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Home > Tampa Employment Law Attorney > Tampa Wage & Hour Attorney

Tampa Wage & Hour Attorney

Ensuring compliance with minimum wage and leave requirements

In Tampa, Saady & Saxe, P.A. is a leader in state and federal wage and hour law issues. Our Tampa wage & hour attorneys champion workers who have been denied their due pay, and we counsel businesses on preventive measures that maintain compliance with laws and with their employment contracts.

Florida wage laws

Florida’s minimum wage is $7.79 per hour as of January 1, 2013. Employees who earn tips and gratuities can receive a reduced minimum wage of $4.77 per hour.

The state makes limited provisions for other pay and leave benefits, and Florida:

  • Does not require meal breaks for workers over age 18
  • Has no laws requiring employers to provide employees with vacation benefits
  • Does not require employers to provide paid or unpaid sick leave or holiday leave

Employers can and do establish their own vacation and leave policies. When those policies are incorporated into an employment contract, the employer is required to comply with those provisions or face civil action by the employee. Contact our Tampa & Florida wage law attorneys for more information.

Federal wage laws

The Fair Labor Standards Act, administered by the Wage and Hour Division of the U.S. Department of Labor, makes numerous provisions for employees’ wages and leaves when they work in the private sector or in federal, state or local governments. In the private sector, the FLSA applies only to companies engaged in any way in interstate commerce that have more than $500,000 in annual business. Therefore, employees of smaller enterprises are not covered by the FLSA. Additionally, the act provides for numerous exemptions, including executives, professionals and seasonal workers.

The federal minimum wage is $7.25 per hour.  Florida’s minimum wage is higher and charges annually.  Employees covered by the FLSA also are entitled to overtime pay of 1.5 times their regular pay for hours worked in excess of 40 in a work week.

Federal law does not require an employer to provide meal or other breaks. Breaks of fewer than 20 minutes must be paid.

Another federal law, the Family and Medical Leave Act — also administered by the Wage and Hour Division — requires private employers of 50 or more workers to provide up to 12 weeks of unpaid leave to qualified employees for:

  • Their own serious illnesses
  • The birth or adoption of a child
  • The illness of a child, spouse or parent
  • Families in the military

When employees return to work, they are entitled to the same or equivalent position, with no loss of benefits.

You have options

Saady & Saxe’s employment law attorneys help employers comply with the numerous requirements, by drafting and reviewing policies and employment contracts and by keeping them current on state and federal laws. We understand how important compliance is to your bottom line and your reputation.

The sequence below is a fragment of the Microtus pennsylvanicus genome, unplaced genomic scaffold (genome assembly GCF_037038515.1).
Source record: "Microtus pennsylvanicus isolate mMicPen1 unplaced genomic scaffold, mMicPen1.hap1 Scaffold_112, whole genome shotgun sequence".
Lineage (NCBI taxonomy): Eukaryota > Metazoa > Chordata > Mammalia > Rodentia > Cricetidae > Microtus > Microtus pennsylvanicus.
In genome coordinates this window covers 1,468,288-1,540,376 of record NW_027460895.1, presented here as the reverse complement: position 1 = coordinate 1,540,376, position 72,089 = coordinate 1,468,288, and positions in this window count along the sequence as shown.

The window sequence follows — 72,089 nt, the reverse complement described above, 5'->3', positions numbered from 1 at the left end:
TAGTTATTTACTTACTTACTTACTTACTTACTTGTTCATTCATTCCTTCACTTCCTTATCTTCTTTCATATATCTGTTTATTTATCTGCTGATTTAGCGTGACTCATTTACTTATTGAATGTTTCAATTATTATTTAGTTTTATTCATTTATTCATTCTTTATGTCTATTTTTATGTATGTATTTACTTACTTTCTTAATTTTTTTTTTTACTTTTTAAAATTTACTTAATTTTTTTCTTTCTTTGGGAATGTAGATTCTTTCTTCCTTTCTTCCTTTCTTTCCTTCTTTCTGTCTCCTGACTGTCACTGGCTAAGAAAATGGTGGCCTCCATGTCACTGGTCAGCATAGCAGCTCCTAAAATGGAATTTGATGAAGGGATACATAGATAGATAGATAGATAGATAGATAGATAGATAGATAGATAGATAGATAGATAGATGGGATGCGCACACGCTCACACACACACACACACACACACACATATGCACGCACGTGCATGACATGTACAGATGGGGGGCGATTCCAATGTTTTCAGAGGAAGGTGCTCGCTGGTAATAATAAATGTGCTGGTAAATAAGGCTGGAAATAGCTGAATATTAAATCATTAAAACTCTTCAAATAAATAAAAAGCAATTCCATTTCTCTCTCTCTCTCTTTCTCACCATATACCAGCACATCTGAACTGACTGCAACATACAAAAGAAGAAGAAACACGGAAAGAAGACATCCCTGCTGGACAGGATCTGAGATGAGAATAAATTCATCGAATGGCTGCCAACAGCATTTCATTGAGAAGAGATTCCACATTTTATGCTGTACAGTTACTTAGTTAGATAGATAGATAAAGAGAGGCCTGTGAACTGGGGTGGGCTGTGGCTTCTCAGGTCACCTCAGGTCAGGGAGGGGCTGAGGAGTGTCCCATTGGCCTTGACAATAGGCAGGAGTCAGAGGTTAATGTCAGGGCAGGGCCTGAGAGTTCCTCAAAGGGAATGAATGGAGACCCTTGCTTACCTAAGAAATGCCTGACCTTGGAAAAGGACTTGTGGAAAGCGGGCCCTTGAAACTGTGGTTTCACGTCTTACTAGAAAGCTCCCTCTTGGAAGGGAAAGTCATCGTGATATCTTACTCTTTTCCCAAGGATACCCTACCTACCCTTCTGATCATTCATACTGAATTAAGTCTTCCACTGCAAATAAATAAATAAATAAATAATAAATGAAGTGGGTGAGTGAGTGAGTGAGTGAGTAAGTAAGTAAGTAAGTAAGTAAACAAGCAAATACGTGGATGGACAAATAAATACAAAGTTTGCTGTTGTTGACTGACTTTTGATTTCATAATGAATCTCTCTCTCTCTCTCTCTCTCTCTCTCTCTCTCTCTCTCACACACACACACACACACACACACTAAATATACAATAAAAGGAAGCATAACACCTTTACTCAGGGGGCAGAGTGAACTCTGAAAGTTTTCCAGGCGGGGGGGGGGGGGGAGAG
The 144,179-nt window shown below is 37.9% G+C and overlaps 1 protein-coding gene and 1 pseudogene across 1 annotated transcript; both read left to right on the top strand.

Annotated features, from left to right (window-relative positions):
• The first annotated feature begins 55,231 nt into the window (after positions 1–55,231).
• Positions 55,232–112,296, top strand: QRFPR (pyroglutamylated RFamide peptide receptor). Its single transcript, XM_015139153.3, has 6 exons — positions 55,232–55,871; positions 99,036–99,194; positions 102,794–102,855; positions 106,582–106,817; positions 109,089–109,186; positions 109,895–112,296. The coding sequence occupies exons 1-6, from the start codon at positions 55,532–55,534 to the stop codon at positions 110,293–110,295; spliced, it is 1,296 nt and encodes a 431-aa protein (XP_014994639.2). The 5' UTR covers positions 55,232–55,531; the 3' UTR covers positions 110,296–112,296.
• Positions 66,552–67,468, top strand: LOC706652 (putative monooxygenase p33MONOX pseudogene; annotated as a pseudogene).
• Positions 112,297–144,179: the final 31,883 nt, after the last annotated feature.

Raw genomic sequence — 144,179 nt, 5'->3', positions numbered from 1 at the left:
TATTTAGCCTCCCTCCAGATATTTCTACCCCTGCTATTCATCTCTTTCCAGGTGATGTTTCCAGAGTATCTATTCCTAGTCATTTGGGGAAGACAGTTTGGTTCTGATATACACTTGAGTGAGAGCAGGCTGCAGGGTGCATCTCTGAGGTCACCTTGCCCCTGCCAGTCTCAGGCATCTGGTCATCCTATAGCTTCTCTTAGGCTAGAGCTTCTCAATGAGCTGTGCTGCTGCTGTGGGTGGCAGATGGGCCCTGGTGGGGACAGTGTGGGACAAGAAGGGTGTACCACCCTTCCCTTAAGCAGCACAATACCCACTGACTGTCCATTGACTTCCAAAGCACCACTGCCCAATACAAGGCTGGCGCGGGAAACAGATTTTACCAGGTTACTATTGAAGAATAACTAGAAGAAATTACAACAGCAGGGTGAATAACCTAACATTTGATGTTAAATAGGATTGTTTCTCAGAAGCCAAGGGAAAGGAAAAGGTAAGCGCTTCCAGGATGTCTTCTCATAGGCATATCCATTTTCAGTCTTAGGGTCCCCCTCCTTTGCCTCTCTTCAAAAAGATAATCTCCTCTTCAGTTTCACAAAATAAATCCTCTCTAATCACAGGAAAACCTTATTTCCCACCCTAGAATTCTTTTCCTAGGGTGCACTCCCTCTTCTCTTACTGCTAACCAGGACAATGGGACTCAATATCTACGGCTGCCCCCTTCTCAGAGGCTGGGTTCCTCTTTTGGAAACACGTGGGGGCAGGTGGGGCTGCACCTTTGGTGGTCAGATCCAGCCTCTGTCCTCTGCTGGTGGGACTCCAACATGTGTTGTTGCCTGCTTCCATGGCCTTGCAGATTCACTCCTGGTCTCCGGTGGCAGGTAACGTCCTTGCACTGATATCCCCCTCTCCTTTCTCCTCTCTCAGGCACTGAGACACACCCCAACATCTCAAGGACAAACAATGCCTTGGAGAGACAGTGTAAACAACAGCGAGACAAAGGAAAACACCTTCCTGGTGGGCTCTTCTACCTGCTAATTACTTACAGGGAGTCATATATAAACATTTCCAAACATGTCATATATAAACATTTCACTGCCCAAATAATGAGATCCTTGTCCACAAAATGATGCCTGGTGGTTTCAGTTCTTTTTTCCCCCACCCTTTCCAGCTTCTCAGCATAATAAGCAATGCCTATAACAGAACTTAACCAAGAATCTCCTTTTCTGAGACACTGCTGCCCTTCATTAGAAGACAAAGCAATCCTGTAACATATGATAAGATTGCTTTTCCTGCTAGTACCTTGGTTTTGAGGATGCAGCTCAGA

For employees who suspect their employers are in violation, obtaining qualified legal counsel is the best option for resolution. Florida does not have a wage enforcement agency, such as a department of labor, to which you can complain.

If you have not received the lawful minimum wage within 15 days of notifying your employer, you may bring a civil action in court to recover back-wages, plus damages and attorney fees.

An employer found liable for intentionally violating minimum wage requirements faces a $1,000 state fine per violation. Additionally, the state may bring a civil action to enforce the minimum wage, and willful violators may be prosecuted criminally and fined up to $10,000.

When federal law is at issue, the Department of Labor may bring suit on your behalf for back pay and an equal amount in liquidated damages, and it may obtain injunctions to restrain violations of the FLSA. However, the labor department is notably understaffed and overburdened, so significant delays can result.

Enforcement under the Family Medical Leave Act

Employees can bring a private civil action against an employer under the FMLA within two years of a violation, in addition to any action taken by the Department of Labor.

Workers may recover:

  • Lost compensation and benefits
  • Monetary losses
  • Interest
  • Liquidated damages
  • Reinstatement or promotion
  • Attorney fees
  • Other appropriate relief

Expedient, effective help for Tampa workers with wage issues

Timing is of the essence for employees and employers. Seeking legal counsel immediately puts you on the best course to prevail in any wage and hour dispute. Contact Tampa wage and hour attorneys, Saady & Saxe, P.A. for knowledgeable legal assistance you can trust.

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